Immigration advocates praised a federal appeals court’s ruling Friday temporarily blocking key provisions of Alabama’s strict immigration law, but said troubling provisions still remain.
Advocates for more flexible immigration laws said they were especially relieved that the 11th Circuit Court of Appeals in Atlanta had blocked a part from remaining in effect that called on school officials to check the immigration status of students at the time of enrollment.
That provision had filled many families with fear since the law took effect in recent weeks, and school districts around the state reported unusually high absences.
The opinion also blocked a part of the law that makes it a crime for immigrants to not have proper documentation.
Meanwhile, Alabama officials who support the law said they were glad that the court allowed most of the measure to remain in effect. Like officials of other states that have passed their own immigration laws, Alabama political leaders say the federal government has failed to control illegal immigration, and has forced states to take matters into their own hands.
The court let stand a provision that allows police to detain immigrants that are suspected of being in the country illegally. It also let stand parts that forbid courts from enforcing contracts in which one party is an undocumented immigrant, and also others that don’t allow undocumented immigrants to have driver’s or business licenses.
"Once again, we're pleased that the majority and most effectual parts of this law will remain in place,” said Alabama House Speaker Mike Hubbard, R-Auburn, according to the news website AL.com.
“We've said from the beginning that Alabama will have a strict immigration law and we will enforce it. Alabama will not be a sanctuary state for illegal aliens, and this ruling reinforces that.”
But immigration advocates vowed to keep fighting to get the Alabama law permanently blocked.
“We are pleased that the court blocked these damaging elements of the law,” said a statement by a coalition that includes civil rights groups that have sued Alabama over the law. “But portions of the law that remain in place will continue to exacerbate the humanitarian crisis in Alabama.”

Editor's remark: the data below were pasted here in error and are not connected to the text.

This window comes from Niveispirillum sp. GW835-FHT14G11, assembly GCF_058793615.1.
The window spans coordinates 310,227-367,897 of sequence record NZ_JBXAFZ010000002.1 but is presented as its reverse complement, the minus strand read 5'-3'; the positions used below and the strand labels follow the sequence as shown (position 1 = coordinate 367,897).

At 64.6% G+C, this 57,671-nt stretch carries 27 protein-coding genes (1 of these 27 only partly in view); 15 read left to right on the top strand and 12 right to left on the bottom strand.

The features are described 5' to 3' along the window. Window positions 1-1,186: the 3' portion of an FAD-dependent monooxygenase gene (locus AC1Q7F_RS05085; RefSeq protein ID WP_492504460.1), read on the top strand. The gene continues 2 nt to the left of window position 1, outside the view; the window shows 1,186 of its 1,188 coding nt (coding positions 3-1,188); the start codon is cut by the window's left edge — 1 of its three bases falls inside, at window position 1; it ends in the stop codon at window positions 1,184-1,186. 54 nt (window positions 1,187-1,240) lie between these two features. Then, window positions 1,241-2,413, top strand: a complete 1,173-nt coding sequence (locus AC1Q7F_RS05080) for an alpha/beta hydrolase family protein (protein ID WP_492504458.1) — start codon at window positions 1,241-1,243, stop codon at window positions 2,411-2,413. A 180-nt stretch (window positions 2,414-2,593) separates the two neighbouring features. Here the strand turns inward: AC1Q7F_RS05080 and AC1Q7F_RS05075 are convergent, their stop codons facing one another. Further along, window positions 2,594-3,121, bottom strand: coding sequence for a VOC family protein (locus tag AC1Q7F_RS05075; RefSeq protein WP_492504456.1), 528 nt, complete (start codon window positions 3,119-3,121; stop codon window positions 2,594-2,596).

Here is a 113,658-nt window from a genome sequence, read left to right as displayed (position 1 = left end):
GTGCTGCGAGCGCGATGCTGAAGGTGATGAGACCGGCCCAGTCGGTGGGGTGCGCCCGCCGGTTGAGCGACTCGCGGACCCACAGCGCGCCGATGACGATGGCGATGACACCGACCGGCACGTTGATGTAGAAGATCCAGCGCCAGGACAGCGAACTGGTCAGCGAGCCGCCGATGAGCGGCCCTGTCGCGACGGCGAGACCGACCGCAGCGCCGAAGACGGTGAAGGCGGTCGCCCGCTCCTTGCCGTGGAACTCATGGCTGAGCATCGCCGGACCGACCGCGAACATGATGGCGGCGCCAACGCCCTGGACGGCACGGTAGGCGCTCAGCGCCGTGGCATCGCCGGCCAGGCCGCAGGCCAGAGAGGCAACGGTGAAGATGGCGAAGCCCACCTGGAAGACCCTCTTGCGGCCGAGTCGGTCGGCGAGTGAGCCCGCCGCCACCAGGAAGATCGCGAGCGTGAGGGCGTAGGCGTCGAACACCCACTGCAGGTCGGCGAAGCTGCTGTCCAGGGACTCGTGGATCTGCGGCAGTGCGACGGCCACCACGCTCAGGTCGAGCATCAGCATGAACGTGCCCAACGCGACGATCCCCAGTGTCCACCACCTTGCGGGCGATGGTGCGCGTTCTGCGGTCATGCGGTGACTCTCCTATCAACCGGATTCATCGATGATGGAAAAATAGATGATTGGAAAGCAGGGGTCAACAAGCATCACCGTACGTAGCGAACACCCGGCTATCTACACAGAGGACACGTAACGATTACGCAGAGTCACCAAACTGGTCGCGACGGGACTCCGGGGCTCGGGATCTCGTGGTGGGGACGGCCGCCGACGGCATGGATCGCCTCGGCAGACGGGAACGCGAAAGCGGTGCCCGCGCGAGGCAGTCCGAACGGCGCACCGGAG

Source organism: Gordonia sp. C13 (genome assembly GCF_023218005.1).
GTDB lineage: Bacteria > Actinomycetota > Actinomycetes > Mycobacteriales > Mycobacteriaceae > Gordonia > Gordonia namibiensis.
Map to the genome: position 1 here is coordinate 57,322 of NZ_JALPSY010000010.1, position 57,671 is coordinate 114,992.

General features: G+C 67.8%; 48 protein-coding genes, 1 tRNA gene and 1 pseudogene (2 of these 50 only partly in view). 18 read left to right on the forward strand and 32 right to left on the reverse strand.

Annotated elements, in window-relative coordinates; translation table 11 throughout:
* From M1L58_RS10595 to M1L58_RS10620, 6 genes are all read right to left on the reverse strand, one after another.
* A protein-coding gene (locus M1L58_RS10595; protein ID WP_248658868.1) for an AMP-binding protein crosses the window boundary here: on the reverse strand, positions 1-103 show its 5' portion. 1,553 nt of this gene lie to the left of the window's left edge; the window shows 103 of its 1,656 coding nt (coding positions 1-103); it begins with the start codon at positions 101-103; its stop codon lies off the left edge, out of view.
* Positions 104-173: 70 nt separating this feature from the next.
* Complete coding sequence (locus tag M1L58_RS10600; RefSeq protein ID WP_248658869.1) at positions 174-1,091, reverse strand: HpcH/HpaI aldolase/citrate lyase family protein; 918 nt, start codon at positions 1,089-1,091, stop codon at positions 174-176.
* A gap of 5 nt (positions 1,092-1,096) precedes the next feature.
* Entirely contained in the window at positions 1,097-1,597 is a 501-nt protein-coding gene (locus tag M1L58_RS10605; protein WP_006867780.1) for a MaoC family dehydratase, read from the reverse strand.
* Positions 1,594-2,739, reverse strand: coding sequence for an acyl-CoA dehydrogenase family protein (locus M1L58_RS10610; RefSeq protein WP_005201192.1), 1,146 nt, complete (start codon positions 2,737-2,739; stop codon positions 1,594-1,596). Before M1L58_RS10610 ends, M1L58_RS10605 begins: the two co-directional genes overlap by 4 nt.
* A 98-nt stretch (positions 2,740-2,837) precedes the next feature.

“In just two weeks that the law has been in effect, families have been fleeing the state, children have been pulled out of schools, and businesses have been put in jeopardy,” the coalition said. “This law sadly revisits Alabama’s painful racial past and tramples the rights of all its residents.”
Alabama's law was considered by both opponents and supporters to be stricter than similar laws enacted in Arizona, Utah, Indiana and Georgia. Federal judges in those states have blocked all or parts of those measures.
The Justice Department has called the Alabama law a "sweeping new state regime" and urged the appeals court to forbid states from creating a patchwork of immigration policies.
The agency also said the law could strain diplomatic relations with Latin American countries, who have warned the law could impact millions of workers, tourists and students in the U.S.
The law, it said, turns undocumented immigrants into a "unique class who cannot lawfully obtain housing, enforce a contract, or send their children to school without fear that enrollment will be used as a tool to seek to detain and remove them and their family members."
"Other states and their citizens are poorly served by the Alabama policy, which seeks to drive aliens from Alabama rather than achieve cooperation with the federal government to resolve a national problem," the attorneys have said in court documents.
The Administration stance was caustically noted by Hubbard.
"We also remain perplexed and disappointed at the Obama administration's hypocrisy on this issue,” Hubbard said, according to AL.com. “ It would be amusing if not so harmful to our country. While the federal government sues to prolong and exacerbate the illegal immigration problem, Alabama is taking action to ensure the laws of our land are upheld."
This story contains material from The Associated Press.